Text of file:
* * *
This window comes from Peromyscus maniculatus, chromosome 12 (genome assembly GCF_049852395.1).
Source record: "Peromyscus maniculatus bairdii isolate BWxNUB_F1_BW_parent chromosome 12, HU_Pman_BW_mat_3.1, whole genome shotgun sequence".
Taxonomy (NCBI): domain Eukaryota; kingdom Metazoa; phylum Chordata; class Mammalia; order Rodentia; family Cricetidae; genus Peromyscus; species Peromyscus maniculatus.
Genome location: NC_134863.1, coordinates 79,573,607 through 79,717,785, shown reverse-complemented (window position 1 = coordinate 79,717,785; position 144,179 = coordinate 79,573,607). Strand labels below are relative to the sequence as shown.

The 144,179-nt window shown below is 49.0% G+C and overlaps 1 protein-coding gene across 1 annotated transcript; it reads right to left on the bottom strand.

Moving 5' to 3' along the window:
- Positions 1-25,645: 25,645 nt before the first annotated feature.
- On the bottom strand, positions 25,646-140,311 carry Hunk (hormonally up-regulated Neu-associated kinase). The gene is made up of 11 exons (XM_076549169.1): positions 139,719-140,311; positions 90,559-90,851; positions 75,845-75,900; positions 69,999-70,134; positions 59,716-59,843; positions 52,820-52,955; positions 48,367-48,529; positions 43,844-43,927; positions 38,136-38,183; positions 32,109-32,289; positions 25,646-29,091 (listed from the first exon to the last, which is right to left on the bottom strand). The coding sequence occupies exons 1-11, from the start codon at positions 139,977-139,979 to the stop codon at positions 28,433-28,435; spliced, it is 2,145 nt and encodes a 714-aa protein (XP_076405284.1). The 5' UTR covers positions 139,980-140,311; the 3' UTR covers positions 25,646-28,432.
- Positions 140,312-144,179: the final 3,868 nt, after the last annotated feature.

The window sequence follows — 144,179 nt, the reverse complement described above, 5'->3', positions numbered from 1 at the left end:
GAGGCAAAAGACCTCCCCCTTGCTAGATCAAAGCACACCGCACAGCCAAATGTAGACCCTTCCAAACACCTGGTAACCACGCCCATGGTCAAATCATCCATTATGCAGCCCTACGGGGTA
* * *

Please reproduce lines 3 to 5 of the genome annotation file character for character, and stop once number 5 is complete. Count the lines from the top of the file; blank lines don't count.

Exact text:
Taxonomy (NCBI): domain Eukaryota; kingdom Metazoa; phylum Chordata; class Mammalia; order Rodentia; family Cricetidae; genus Peromyscus; species Peromyscus maniculatus.
Genome location: NC_134863.1, coordinates 79,573,607 through 79,717,785, shown reverse-complemented (window position 1 = coordinate 79,717,785; position 144,179 = coordinate 79,573,607). Strand labels below are relative to the sequence as shown.

The 144,179-nt window shown below is 49.0% G+C and overlaps 1 protein-coding gene across 1 annotated transcript; it reads right to left on the bottom strand.